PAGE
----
On July 26, 2016, Variety reported that Oprah Winfrey had began final negotiations to join the film, to play Mrs. Which, the eldest of the three Mrs. Ws, celestial beings who help guide the children along their journey. On September 7, 2016, Reese Witherspoon and Mindy Kaling were reported as being in talks to join the film, with Witherspoon to play Mrs. Whatsit, who presents as a chatty, grandmotherly hobo, and Kaling set for the quotation-reciting Mrs. Who. On September 13, 2016, Storm Reid was cast in the lead role of Meg Murry, a young girl traumatized by the disappearance of her scientist father years before. In October 2016, Gugu Mbatha-Raw and Chris Pine were cast as the parents of Meg, Dr. Kate Murry and Dr. Alex Murry, respectively. On November 1, 2016, more cast were announced, including Zach Galifianakis as the Happy Medium, André Holland as Principal Jenkins, Levi Miller as Calvin, and Deric McCabe as Charles Wallace, along with Bellamy Young, Rowan Blanchard and Will McCormack. Michael Peña later also joined the cast to play the character Red. The producers on the film are James Whitaker and Catherine Hand.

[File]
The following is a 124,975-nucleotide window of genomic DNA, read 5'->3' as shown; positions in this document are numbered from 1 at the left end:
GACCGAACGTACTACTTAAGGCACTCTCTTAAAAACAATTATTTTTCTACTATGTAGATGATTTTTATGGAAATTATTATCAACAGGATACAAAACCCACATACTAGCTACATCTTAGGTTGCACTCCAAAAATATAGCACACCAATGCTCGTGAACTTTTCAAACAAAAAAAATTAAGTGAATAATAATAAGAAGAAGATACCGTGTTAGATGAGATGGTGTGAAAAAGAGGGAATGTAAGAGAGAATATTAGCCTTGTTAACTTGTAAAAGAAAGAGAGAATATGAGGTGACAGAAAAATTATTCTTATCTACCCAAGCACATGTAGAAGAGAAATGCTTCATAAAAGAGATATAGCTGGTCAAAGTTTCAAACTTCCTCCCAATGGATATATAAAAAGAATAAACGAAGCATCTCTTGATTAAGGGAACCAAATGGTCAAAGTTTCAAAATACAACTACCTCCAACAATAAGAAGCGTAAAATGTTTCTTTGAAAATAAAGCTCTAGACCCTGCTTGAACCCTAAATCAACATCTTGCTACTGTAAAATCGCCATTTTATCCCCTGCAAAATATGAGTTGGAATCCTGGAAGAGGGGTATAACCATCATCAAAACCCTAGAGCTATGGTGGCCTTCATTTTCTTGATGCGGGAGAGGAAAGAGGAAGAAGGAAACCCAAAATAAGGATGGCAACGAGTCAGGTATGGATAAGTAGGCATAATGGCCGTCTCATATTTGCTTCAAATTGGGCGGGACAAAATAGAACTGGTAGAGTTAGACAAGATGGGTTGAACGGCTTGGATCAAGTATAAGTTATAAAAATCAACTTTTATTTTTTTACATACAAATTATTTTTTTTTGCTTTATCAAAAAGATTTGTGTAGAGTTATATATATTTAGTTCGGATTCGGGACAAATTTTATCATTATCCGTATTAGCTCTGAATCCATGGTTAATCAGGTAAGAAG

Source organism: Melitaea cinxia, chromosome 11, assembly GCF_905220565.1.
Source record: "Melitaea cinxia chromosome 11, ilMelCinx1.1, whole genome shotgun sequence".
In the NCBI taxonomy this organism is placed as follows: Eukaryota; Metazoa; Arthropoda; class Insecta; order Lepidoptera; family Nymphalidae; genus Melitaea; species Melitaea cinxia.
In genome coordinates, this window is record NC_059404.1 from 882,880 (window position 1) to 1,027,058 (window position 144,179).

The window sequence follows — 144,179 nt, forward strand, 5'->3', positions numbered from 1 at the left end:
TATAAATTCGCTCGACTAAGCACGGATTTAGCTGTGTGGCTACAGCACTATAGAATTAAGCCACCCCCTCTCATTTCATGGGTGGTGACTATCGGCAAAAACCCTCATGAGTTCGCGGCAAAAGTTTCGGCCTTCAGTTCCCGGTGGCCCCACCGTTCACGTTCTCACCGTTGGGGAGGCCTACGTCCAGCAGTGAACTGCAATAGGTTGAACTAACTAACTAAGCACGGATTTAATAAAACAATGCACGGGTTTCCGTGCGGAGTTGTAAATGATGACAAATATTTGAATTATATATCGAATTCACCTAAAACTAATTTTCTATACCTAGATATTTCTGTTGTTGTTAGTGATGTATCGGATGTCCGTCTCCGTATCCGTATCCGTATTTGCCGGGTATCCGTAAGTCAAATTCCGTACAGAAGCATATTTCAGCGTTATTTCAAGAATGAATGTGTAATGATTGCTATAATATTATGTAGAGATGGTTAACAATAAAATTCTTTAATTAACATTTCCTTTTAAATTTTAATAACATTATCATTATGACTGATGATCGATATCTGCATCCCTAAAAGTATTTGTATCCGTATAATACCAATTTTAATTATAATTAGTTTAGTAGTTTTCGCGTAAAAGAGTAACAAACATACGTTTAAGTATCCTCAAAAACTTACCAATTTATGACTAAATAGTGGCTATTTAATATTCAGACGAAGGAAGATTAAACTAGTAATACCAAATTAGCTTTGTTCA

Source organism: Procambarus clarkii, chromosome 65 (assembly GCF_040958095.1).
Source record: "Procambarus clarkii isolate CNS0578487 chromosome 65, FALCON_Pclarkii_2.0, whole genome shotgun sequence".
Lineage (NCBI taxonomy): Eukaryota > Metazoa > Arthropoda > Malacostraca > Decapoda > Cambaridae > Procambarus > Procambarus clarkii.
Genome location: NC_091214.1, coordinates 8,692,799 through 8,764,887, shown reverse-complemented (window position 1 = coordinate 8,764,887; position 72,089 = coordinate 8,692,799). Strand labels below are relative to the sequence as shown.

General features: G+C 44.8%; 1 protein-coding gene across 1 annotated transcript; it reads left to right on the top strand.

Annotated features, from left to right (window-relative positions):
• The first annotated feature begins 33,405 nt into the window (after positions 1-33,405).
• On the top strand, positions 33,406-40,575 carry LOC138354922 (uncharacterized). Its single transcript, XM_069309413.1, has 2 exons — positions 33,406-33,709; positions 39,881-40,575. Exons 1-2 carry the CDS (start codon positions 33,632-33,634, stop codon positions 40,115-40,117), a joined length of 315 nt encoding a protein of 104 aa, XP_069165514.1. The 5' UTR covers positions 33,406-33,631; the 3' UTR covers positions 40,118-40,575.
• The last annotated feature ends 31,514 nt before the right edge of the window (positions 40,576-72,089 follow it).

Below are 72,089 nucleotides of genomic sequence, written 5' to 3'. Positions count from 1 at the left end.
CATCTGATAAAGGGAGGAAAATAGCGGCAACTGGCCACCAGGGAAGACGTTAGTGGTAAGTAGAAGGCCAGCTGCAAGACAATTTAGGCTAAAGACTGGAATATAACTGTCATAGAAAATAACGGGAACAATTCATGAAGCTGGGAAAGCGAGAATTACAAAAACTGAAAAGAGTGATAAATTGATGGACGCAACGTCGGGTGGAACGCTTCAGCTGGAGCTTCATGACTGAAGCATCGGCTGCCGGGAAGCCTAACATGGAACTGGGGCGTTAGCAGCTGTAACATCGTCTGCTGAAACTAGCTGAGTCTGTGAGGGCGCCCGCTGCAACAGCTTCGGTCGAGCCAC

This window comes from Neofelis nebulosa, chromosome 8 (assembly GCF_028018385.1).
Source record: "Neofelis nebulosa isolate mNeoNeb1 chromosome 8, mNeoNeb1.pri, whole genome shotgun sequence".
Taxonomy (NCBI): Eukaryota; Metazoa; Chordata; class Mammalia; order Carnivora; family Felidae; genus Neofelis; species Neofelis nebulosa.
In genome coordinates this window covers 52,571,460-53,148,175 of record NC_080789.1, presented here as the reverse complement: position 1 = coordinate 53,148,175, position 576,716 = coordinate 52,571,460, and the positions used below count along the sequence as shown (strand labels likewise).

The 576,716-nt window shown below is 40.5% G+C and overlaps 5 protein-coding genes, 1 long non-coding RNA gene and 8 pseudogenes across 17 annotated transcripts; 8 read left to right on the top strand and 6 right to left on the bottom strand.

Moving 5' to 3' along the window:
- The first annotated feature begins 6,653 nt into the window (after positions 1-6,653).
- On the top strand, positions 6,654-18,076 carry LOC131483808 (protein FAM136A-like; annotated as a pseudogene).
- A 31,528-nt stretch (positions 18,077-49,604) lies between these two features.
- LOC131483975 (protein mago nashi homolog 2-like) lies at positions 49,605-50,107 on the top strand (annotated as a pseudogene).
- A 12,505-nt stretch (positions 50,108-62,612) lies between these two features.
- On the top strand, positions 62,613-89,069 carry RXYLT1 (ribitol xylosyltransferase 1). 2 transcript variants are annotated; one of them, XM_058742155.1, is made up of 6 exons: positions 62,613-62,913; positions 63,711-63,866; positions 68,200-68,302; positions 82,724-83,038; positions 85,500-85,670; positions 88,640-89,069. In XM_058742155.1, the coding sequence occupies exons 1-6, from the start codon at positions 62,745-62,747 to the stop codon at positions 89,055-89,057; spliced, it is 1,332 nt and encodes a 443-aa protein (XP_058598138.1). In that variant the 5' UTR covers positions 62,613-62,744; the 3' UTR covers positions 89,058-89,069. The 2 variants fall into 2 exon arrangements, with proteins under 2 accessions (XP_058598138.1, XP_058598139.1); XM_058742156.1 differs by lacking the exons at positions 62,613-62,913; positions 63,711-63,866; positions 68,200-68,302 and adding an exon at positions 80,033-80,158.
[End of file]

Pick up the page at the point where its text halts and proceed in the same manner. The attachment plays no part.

Principal photography on the film began on November 2, 2016, in Los Angeles, California. After Los Angeles, production moved to New Zealand for two weeks. Tobias A. Schliessler was the film's cinematographer, Naomi Shohan its production designer, Paco Delgado its costume designer, and Rich McBride its visual effects supervisor. During production, DuVernay asked McBride to be as flexible as possible on visual effects sequences to allow her to make changes and incorporate new ideas during shooting.